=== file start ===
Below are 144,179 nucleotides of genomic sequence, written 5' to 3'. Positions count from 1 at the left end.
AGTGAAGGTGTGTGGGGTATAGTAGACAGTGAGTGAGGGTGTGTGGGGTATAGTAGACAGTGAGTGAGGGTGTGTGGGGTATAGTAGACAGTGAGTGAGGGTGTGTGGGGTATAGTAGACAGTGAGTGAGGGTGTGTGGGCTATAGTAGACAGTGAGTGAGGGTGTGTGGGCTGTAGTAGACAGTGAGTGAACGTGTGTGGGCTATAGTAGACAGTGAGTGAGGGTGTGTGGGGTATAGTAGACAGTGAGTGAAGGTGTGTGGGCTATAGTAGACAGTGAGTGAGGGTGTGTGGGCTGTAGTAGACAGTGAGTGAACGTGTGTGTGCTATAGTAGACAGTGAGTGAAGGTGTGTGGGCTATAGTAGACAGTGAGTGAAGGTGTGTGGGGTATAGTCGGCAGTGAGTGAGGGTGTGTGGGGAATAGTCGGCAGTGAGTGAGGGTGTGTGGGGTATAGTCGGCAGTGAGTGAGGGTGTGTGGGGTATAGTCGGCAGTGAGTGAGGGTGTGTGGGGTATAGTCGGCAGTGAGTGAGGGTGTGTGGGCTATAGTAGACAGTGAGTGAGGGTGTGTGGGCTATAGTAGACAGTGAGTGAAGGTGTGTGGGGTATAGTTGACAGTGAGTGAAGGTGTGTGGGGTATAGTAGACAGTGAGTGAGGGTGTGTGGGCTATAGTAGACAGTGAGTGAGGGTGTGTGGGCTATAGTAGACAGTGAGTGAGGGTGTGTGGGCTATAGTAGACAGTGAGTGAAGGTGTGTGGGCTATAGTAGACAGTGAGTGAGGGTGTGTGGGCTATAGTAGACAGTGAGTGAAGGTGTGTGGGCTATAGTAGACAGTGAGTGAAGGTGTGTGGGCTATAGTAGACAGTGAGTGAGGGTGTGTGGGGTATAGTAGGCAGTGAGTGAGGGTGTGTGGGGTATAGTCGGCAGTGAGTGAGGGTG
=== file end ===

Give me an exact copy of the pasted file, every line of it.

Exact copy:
Below are 144,179 nucleotides of genomic sequence, written 5' to 3'. Positions count from 1 at the left end.
AGTGAAGGTGTGTGGGGTATAGTAGACAGTGAGTGAGGGTGTGTGGGGTATAGTAGACAGTGAGTGAGGGTGTGTGGGGTATAGTAGACAGTGAGTGAGGGTGTGTGGGGTATAGTAGACAGTGAGTGAGGGTGTGTGGGCTATAGTAGACAGTGAGTGAGGGTGTGTGGGCTGTAGTAGACAGTGAGTGAACGTGTGTGGGCTATAGTAGACAGTGAGTGAGGGTGTGTGGGGTATAGTAGACAGTGAGTGAAGGTGTGTGGGCTATAGTAGACAGTGAGTGAGGGTGTGTGGGCTGTAGTAGACAGTGAGTGAACGTGTGTGTGCTATAGTAGACAGTGAGTGAAGGTGTGTGGGCTATAGTAGACAGTGAGTGAAGGTGTGTGGGGTATAGTCGGCAGTGAGTGAGGGTGTGTGGGGAATAGTCGGCAGTGAGTGAGGGTGTGTGGGGTATAGTCGGCAGTGAGTGAGGGTGTGTGGGGTATAGTCGGCAGTGAGTGAGGGTGTGTGGGGTATAGTCGGCAGTGAGTGAGGGTGTGTGGGCTATAGTAGACAGTGAGTGAGGGTGTGTGGGCTATAGTAGACAGTGAGTGAAGGTGTGTGGGGTATAGTTGACAGTGAGTGAAGGTGTGTGGGGTATAGTAGACAGTGAGTGAGGGTGTGTGGGCTATAGTAGACAGTGAGTGAGGGTGTGTGGGCTATAGTAGACAGTGAGTGAGGGTGTGTGGGCTATAGTAGACAGTGAGTGAAGGTGTGTGGGCTATAGTAGACAGTGAGTGAGGGTGTGTGGGCTATAGTAGACAGTGAGTGAAGGTGTGTGGGCTATAGTAGACAGTGAGTGAAGGTGTGTGGGCTATAGTAGACAGTGAGTGAGGGTGTGTGGGGTATAGTAGGCAGTGAGTGAGGGTGTGTGGGGTATAGTCGGCAGTGAGTGAGGGTG